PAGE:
In turn, feelings are also associated with the limbic system, but involve conscious assessment as well as a spontaneous predisposition to certain responses. It is not possible to think of feelings as emotions, because they would derive precisely from a conscious and general reflection on emotions, considering mainly the subjective experience of each individual (how each individual lives their own emotions).

Thus, the main problem we have today with stating that animals have feelings (including dogs) is that our knowledge of their cognitive system has not yet allowed us to ascertain whether they make conscious reflections on their own emotions. That is, we have no scientific evidence yet to show that dogs and other animals are able to connect the specific emotions they experience in certain contexts with complex thoughts about this experience.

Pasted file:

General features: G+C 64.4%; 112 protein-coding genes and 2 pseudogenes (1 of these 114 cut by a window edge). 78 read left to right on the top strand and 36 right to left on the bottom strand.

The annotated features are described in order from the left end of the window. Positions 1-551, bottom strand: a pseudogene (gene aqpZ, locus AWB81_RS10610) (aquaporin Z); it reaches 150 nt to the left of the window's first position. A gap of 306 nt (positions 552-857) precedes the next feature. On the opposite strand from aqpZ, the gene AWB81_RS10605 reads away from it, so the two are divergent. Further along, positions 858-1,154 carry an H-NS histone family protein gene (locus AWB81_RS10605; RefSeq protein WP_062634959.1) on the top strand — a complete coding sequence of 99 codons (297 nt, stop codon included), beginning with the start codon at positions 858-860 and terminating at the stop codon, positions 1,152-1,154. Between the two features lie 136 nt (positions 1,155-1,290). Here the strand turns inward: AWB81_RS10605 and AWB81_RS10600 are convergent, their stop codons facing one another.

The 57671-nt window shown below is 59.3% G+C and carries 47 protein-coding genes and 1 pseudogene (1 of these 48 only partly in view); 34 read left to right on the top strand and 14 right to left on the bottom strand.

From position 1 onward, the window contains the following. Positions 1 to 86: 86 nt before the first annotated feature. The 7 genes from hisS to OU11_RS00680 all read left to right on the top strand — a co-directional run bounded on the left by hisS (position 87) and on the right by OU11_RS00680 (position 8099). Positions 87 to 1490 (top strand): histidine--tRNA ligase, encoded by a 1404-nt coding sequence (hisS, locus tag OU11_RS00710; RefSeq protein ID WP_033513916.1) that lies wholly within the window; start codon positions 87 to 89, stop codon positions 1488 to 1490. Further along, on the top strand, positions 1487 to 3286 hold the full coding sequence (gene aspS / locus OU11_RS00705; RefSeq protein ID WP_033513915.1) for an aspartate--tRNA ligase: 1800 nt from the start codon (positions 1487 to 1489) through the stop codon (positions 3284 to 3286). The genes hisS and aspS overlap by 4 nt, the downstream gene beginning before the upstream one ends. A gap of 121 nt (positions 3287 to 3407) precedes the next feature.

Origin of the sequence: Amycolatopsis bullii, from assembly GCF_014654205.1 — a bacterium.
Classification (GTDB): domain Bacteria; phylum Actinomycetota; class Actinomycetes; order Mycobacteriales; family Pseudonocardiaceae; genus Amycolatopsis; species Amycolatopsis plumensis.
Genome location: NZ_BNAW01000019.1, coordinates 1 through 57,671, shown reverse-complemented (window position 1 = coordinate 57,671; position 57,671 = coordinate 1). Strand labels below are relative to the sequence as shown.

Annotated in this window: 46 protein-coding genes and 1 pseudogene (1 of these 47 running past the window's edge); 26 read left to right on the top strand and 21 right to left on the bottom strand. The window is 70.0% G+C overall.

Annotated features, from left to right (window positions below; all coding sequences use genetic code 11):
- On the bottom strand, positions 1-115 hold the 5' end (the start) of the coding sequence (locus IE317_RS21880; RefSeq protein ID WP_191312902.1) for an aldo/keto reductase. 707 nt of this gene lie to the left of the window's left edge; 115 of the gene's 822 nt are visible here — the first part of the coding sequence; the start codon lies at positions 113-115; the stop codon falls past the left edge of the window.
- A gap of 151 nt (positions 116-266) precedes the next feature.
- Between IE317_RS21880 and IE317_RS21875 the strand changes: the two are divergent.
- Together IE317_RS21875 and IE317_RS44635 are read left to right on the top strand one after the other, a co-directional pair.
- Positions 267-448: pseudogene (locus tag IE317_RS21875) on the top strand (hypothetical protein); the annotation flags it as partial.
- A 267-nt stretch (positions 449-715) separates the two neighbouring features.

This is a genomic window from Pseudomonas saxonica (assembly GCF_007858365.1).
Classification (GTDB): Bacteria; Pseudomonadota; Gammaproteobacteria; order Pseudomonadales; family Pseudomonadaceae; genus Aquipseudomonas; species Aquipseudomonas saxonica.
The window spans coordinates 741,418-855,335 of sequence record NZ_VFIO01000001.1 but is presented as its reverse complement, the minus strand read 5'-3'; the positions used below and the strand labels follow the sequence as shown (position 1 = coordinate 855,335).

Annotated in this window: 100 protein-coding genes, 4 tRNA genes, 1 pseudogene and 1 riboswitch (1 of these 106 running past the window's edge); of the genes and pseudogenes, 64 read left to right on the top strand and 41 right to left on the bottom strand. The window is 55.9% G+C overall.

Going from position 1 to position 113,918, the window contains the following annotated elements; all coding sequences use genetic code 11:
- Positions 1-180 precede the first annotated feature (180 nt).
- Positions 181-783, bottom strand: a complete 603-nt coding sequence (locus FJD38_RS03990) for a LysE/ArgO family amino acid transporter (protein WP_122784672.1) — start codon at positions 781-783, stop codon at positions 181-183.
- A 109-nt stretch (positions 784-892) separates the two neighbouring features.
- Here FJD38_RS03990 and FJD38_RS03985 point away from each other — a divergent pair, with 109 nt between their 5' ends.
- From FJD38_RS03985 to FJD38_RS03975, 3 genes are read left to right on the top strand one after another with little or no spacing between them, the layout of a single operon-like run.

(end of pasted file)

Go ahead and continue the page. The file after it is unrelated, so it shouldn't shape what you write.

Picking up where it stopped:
Let’s say that in order to claim that dogs have feelings beyond emotions, your furry dog ​​would need to reflect on the joy he feels when he sees you coming home, to come to the conclusion that his spontaneous reaction to wagging his tail vigorously or smiling is due to affection he feels for you. But to this day, science and technology have not yet been able to demonstrate this kind of complex and reflective thinking in dogs.

So while we know that animals and dogs have emotions, we cannot yet say with scientific basis that they also have feelings. And also for this reason, dogs are not considered to have feelings of guilt , because to feel guilty, they would need to reflect on something they have done that is considered negative or undesirable in our culture.